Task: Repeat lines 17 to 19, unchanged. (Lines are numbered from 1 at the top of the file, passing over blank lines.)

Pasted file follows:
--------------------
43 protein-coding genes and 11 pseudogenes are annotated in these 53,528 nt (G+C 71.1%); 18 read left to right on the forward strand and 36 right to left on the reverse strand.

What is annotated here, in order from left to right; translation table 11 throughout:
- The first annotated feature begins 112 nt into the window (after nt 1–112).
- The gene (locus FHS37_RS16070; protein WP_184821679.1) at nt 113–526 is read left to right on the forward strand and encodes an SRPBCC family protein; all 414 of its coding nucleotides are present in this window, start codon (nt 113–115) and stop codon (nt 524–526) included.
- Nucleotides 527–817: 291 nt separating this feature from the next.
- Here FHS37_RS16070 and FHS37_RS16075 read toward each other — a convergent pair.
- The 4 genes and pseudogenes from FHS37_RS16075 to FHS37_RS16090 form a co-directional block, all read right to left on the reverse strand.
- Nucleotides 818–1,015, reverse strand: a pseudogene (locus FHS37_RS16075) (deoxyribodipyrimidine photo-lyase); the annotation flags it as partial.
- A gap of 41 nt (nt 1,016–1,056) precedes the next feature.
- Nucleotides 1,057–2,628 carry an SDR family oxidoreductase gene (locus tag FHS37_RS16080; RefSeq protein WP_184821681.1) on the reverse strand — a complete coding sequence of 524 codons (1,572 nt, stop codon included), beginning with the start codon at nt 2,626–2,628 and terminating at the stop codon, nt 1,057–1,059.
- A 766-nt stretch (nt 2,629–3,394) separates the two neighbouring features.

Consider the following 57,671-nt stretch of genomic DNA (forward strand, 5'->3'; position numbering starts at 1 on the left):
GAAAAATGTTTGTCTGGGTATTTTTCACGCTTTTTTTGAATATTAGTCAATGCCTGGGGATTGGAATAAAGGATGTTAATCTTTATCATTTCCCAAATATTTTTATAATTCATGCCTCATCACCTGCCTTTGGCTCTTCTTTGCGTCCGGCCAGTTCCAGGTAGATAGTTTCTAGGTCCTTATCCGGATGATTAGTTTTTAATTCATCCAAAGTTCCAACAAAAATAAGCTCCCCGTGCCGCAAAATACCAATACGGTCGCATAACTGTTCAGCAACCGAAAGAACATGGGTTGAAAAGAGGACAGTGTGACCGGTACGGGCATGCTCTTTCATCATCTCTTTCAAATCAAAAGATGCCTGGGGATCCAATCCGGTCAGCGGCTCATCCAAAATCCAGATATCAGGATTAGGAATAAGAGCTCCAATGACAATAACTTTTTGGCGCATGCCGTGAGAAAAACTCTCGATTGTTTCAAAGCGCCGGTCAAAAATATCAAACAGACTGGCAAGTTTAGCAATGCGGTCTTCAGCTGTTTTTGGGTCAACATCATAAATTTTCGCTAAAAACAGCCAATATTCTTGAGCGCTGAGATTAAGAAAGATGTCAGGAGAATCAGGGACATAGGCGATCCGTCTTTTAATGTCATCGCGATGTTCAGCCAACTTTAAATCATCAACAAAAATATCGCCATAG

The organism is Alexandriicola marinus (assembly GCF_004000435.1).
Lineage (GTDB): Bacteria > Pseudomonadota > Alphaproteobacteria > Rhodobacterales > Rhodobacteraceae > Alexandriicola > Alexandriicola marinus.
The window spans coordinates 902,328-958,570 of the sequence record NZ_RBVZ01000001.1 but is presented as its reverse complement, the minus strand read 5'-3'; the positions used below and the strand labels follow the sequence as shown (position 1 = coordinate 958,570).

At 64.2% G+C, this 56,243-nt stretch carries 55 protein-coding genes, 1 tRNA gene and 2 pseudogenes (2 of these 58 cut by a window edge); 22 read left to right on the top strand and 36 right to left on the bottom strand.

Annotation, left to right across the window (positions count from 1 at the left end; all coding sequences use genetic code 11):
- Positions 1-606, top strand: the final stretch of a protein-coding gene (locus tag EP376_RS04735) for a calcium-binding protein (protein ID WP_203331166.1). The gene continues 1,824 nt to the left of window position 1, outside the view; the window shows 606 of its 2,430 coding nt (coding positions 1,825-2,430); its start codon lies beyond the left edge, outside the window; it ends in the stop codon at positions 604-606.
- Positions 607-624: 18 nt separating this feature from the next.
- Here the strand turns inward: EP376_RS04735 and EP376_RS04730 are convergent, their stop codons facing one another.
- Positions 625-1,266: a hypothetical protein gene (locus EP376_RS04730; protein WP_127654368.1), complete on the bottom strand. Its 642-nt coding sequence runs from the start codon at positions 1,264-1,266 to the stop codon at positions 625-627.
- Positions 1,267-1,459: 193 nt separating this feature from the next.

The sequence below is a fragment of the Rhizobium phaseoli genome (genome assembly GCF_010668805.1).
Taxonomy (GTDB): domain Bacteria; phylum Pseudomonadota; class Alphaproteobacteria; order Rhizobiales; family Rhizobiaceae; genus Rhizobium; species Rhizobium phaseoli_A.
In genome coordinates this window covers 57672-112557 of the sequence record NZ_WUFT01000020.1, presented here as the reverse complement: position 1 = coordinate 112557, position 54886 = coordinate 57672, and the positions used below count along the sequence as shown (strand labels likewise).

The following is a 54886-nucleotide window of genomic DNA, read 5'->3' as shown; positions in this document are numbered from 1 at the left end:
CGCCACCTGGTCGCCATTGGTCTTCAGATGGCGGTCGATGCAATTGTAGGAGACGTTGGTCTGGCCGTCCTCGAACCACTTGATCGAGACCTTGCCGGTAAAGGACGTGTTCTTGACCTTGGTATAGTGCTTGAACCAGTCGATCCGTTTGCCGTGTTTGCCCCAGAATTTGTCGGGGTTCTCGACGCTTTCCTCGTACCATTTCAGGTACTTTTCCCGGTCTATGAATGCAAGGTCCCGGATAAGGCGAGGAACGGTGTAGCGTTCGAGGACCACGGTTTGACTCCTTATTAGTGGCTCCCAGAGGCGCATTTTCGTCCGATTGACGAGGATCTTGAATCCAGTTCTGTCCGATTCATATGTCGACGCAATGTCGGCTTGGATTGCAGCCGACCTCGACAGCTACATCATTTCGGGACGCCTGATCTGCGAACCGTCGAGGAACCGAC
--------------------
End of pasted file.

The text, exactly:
At 64.2% G+C, this 56,243-nt stretch carries 55 protein-coding genes, 1 tRNA gene and 2 pseudogenes (2 of these 58 cut by a window edge); 22 read left to right on the top strand and 36 right to left on the bottom strand.

Annotation, left to right across the window (positions count from 1 at the left end; all coding sequences use genetic code 11):
- Positions 1-606, top strand: the final stretch of a protein-coding gene (locus tag EP376_RS04735) for a calcium-binding protein (protein ID WP_203331166.1). The gene continues 1,824 nt to the left of window position 1, outside the view; the window shows 606 of its 2,430 coding nt (coding positions 1,825-2,430); its start codon lies beyond the left edge, outside the window; it ends in the stop codon at positions 604-606.